Reports warn it could run out of groundwater by 2020. Has Delhi run out of time to reverse years of mismanagement and unchecked urbanisation?
For many in this megacity of 29 million, this desperate jostle for water has become a part of daily life, with people sometimes missing out on work to wait for water that may not come. “It’s wrong. People who have water in their house can just fill it up in the morning and get on with their day,” says Vishnu, 60, another Wazirpur resident. “Here we wait for water and manage our routine based on that.”
With as much as 40% of Delhi’s water supply lost due to leakages and theft, the basic provision of water is haphazard – and this amid temperatures that can reach 45C. During heatwaves such mismanagement can be especially dangerous, though action plans in several cities in recent years have brought fatalities down drastically. A similar plan is in the works for Delhi, but it is lagging behind other cities, in part due to its complex setup of multiple governing agencies.
“The urgency of implementing a heat action plan is critical – especially as it gets hotter in a city with such a large population and many slum communities,” says Anjali Jaiswal, of the US-based National Resources Defense Council, which has been advising on heat-mitigation plans in India. “Delhi is missing a major opportunity to protect human health by not putting a plan into place sooner, contrary to many other cities that have plans dating back to 2013.”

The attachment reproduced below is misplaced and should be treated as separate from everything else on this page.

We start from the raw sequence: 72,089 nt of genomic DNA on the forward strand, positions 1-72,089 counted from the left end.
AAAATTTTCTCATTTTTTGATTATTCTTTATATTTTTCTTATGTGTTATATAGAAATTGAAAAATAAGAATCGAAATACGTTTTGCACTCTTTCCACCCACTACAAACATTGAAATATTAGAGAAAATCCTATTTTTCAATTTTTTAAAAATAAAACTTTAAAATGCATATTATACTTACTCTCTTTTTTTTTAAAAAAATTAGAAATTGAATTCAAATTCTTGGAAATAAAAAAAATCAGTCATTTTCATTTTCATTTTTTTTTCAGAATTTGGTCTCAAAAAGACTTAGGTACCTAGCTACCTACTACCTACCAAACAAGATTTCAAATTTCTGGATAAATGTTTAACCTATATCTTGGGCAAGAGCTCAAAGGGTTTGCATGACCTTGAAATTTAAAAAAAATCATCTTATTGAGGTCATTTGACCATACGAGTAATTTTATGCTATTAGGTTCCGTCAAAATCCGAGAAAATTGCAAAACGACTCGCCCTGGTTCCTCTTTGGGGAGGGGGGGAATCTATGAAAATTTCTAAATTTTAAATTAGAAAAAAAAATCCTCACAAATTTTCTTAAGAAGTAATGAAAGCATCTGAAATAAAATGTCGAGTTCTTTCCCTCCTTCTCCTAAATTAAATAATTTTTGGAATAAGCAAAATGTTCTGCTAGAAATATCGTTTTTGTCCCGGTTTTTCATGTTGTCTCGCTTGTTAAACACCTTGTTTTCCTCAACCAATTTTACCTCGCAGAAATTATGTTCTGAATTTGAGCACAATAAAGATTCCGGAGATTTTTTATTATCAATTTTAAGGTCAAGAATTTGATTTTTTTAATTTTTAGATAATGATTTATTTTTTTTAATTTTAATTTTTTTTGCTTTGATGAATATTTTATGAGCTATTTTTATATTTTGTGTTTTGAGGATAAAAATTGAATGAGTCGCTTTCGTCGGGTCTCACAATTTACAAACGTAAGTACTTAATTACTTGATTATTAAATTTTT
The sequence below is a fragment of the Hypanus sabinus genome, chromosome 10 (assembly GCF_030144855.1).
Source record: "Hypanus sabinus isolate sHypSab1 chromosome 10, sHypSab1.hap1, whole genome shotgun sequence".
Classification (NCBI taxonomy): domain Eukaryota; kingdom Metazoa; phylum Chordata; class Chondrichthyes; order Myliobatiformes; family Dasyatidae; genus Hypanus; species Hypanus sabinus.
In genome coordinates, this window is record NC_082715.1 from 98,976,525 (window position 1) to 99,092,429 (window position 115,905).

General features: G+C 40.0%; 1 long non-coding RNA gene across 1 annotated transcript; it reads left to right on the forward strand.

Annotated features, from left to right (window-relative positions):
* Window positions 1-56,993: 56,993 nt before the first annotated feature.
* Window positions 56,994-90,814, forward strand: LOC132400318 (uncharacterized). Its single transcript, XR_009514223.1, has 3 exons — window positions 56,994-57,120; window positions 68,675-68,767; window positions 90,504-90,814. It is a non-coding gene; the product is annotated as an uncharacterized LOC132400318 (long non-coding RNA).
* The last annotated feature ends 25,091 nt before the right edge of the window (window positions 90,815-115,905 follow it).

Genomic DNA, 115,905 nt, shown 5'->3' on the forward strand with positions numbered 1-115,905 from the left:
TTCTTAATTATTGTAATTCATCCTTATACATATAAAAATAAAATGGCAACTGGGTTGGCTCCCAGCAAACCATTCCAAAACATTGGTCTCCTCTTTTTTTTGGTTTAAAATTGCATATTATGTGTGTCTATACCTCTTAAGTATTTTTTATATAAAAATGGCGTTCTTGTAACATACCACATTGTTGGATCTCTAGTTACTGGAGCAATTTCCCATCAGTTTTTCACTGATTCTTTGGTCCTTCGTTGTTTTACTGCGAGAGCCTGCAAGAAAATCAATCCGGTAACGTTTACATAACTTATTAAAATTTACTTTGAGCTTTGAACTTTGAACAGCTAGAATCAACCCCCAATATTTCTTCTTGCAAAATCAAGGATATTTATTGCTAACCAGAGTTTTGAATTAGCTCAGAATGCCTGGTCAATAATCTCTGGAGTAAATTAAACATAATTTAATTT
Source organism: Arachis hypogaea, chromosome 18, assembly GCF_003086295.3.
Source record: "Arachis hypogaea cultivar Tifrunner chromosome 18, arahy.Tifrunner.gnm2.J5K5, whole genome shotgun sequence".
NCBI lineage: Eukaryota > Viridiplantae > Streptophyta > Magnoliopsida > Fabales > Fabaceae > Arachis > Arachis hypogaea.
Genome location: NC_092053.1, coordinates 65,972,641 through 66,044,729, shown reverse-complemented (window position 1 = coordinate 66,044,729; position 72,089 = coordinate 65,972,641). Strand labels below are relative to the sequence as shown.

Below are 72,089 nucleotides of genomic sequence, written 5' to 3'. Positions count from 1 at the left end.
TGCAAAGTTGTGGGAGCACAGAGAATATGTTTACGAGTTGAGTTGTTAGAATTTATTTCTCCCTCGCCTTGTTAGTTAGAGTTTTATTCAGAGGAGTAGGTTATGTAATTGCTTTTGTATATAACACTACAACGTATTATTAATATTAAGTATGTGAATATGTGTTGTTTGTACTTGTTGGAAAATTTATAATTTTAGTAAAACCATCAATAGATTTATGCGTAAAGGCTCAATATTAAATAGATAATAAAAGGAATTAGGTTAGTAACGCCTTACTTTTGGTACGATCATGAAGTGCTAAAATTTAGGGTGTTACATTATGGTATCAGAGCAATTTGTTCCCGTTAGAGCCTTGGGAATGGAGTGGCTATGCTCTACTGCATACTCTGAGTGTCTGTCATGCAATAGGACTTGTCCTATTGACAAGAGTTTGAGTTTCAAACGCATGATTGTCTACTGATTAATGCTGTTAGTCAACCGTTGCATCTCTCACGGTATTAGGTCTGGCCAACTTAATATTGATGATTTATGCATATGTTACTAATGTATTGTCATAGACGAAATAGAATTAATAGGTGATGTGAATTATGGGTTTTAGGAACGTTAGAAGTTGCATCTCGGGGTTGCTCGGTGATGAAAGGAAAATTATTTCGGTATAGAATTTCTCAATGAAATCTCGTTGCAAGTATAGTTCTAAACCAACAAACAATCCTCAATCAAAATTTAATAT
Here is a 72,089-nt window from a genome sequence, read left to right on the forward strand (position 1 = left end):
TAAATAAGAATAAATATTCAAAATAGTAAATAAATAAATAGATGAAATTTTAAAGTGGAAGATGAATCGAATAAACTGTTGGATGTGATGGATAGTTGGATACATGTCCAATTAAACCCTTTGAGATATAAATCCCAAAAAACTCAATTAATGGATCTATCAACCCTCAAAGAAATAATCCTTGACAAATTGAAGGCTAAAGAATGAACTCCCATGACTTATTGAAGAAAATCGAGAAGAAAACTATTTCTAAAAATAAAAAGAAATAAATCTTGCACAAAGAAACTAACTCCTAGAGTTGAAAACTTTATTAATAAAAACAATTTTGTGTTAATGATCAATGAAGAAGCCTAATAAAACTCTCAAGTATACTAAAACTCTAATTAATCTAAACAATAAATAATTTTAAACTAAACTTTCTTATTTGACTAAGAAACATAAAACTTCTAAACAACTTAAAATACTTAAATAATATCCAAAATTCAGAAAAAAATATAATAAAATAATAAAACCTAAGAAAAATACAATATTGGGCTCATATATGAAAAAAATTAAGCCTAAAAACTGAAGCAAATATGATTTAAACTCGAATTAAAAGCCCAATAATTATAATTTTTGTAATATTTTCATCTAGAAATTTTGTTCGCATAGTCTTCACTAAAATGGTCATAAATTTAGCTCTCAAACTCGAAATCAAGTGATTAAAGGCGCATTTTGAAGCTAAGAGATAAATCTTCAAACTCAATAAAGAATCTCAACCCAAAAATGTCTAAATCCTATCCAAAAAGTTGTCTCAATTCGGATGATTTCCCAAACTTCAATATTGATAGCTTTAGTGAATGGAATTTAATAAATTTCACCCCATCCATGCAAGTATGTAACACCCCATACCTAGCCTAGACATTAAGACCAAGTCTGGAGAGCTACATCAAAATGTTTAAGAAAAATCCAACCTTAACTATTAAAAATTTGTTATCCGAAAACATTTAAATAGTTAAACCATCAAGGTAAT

In the meantime, public awareness of the threat heat poses is low. The central Lok Nayak Jai Prakash Narayan Hospital reportedly receivedthree to four patients suffering from heat stress every day last summer, but with Delhi’s sizeable slum population, far more people suffer than the small number who seek treatment.
It is no wonder that people feel they have no alternative other than to dig illegal borewells – narrow, deep wells drilled into the ground; Rooprai says his own family dug them until recently. Illegal extraction has become so commonplace that groundwater in 15 of Delhi’s 27 administrative divisions is categorised as “overexploited”, contributing to the city’s shrinking water table. The government is trying to crack down on borewells in overexploited areas, but Rooprai says they are easy to hide or keep by bribing local officials. “People have no other option,” he says. “You can talk to them [about why it’s bad]. But are you giving them any alternative?”